Like, Daniel Boone, Davy Crockett (1786-1836) typifies the resourceful freedom-loving frontiersman. His legendary figure has grown with the years to the folk hero class. Davy Crockett was born in a log cabin in eastern Tennessee on August 17, 1786. His Scottish-born father was a Revolutionary War veteran who had moved to the Tennessee frontier.
His formal education amounted to about 100 days of private tutoring. He fought in the Creek Indian Wars (1813-1815). After serving two terms in the state legislature, he ran for the U.S. Congress where he served three terms. During his first two years in Washington, he incurred the enmity of President Andrew Jackson and the new Democratic party. It was Jackson's opposition that ended Crockett's career in Congress during the election of 1835.
Stories in the popular press of the day pictured Davy Crockett as a shrewd, yarn-spinning eccentric and rough Indian-fighting frontiersman. Actually, he engaged in several successful business ventures, and he delivered his speeches in Congress in the fairly conventional English of the times.
He wrote an autobiography in 1834 which added to the Crockett legend. His book played up his frontier life and minimized his political career. His writing was full of the realism of pioneer times. It was a style probably never seen before, and it was well received by the reading public of that time.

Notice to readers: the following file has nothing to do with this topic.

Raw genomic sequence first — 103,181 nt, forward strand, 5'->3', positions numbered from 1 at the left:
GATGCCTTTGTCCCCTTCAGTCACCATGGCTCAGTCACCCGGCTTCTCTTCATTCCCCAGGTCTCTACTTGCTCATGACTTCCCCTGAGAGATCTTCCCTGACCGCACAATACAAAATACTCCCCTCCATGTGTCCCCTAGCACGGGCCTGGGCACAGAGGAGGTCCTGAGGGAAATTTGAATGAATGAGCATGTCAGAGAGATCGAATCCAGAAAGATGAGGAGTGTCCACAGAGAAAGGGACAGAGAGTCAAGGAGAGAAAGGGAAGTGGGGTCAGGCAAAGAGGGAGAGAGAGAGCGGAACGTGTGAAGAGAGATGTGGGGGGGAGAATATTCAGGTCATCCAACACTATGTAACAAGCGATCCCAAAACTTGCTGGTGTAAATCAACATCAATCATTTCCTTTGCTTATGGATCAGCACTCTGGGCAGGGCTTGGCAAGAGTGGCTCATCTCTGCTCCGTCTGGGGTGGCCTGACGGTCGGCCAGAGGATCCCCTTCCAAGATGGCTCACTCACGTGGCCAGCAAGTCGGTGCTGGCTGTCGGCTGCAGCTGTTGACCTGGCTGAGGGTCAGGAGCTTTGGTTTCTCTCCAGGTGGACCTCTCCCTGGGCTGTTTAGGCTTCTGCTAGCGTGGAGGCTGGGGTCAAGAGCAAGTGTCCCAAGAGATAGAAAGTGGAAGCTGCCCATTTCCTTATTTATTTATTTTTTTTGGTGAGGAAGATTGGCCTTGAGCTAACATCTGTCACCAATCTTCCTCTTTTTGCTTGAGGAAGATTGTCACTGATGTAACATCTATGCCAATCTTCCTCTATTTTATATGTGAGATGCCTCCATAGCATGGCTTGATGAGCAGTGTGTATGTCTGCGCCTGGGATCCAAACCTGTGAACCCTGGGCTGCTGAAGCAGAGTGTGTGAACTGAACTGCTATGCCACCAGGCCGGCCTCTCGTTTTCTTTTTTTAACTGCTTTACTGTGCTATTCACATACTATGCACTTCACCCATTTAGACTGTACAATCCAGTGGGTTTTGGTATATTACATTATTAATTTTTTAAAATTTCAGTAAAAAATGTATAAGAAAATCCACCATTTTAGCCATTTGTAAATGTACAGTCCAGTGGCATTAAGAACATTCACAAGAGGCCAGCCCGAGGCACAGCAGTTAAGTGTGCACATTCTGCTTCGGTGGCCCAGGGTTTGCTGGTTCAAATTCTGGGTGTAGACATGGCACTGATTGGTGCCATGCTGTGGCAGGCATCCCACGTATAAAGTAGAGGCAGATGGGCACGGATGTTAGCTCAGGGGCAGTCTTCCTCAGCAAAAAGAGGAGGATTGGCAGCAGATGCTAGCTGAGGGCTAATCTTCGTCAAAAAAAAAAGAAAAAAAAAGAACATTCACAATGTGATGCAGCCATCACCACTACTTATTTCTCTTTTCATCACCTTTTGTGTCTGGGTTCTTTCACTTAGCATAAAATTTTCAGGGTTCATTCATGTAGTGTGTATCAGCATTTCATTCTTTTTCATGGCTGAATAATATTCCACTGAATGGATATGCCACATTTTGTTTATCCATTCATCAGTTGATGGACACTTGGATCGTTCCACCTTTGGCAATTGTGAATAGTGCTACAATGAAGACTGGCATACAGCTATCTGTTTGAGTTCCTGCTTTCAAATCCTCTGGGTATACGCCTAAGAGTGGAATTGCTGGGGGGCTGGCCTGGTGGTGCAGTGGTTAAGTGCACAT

But the most dramatic event of his life came after his biography was written. Following his defeat in Congress, he headed west to join the American forces in Texas. In the gallant defense of the Alamo, Crockett died March 6, 1836, when the defenders were killed to the last man by a Mexican army under General Santa Anna.
Davy Crockett is a member of the Scottish-American Hall of Fame. The above information was written by James C. Thomson and is the inscription on his plaque in the Hall of Fame.